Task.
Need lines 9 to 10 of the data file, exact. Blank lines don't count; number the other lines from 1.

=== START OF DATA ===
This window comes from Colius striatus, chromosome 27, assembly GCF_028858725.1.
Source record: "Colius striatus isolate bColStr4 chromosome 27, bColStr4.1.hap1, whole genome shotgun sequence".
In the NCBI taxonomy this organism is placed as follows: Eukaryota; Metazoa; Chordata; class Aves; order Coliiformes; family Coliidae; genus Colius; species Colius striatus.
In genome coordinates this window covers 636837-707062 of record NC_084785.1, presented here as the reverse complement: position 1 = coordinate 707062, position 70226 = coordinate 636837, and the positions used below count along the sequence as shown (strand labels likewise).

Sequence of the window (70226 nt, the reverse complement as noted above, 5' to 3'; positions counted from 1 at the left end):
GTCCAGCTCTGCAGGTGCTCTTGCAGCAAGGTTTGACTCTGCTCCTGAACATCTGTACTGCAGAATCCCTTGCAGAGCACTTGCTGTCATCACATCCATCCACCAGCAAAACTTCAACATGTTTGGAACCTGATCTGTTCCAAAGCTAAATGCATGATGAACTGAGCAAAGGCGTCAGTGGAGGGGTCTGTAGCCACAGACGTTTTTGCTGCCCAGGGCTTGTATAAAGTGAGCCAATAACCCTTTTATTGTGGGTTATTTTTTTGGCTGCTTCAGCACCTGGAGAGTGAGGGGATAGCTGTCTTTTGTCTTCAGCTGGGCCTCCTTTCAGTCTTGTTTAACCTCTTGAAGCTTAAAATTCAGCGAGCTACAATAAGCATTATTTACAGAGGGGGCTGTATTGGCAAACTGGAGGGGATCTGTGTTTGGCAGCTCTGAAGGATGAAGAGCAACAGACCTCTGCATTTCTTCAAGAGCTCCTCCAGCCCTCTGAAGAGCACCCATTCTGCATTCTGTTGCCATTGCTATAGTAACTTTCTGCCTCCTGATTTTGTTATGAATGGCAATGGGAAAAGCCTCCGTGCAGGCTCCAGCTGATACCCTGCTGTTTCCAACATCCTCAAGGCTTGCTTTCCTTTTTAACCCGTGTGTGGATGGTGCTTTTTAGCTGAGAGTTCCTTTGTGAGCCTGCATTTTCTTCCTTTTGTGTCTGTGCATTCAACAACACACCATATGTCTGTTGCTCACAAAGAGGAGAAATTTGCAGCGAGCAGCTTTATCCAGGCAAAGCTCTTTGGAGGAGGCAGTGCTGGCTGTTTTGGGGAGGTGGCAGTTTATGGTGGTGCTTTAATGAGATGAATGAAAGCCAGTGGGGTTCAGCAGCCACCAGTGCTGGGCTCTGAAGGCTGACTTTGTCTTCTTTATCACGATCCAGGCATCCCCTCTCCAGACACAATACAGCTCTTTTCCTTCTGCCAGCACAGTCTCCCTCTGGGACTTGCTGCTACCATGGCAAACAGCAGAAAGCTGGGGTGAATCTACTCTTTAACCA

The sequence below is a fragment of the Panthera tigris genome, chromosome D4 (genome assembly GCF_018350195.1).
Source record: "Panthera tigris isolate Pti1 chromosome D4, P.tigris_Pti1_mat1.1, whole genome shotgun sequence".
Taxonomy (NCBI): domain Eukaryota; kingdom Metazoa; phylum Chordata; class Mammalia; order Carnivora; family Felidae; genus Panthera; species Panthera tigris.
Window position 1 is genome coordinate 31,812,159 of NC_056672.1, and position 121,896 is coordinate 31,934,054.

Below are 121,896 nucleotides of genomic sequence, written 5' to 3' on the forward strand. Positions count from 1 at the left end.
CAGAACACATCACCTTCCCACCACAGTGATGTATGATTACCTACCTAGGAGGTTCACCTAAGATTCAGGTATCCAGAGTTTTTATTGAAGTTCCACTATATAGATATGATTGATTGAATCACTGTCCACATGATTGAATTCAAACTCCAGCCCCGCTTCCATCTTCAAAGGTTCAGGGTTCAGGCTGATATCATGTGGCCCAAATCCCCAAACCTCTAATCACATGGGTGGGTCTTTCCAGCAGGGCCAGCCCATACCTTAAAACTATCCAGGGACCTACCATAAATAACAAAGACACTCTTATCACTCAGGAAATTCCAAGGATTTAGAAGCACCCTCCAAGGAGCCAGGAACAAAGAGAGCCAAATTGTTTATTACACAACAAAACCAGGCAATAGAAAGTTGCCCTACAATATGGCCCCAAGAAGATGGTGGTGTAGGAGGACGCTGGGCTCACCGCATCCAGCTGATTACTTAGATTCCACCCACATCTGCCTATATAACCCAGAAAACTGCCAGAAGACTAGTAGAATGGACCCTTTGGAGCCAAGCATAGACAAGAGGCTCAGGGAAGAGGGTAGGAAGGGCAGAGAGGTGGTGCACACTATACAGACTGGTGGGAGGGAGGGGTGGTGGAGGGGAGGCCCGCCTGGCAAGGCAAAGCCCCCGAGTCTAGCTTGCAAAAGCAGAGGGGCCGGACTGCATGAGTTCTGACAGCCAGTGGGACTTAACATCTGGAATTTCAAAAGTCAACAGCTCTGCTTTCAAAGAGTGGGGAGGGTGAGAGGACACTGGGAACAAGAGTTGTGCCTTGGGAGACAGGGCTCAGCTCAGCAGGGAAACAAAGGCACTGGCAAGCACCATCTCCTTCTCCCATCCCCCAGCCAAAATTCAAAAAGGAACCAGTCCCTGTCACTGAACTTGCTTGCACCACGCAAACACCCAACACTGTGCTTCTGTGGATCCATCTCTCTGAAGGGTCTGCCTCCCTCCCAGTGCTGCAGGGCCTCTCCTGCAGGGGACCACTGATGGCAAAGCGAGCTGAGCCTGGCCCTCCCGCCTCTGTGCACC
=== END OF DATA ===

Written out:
Taxonomy (NCBI): domain Eukaryota; kingdom Metazoa; phylum Chordata; class Mammalia; order Carnivora; family Felidae; genus Panthera; species Panthera tigris.
Window position 1 is genome coordinate 31,812,159 of NC_056672.1, and position 121,896 is coordinate 31,934,054.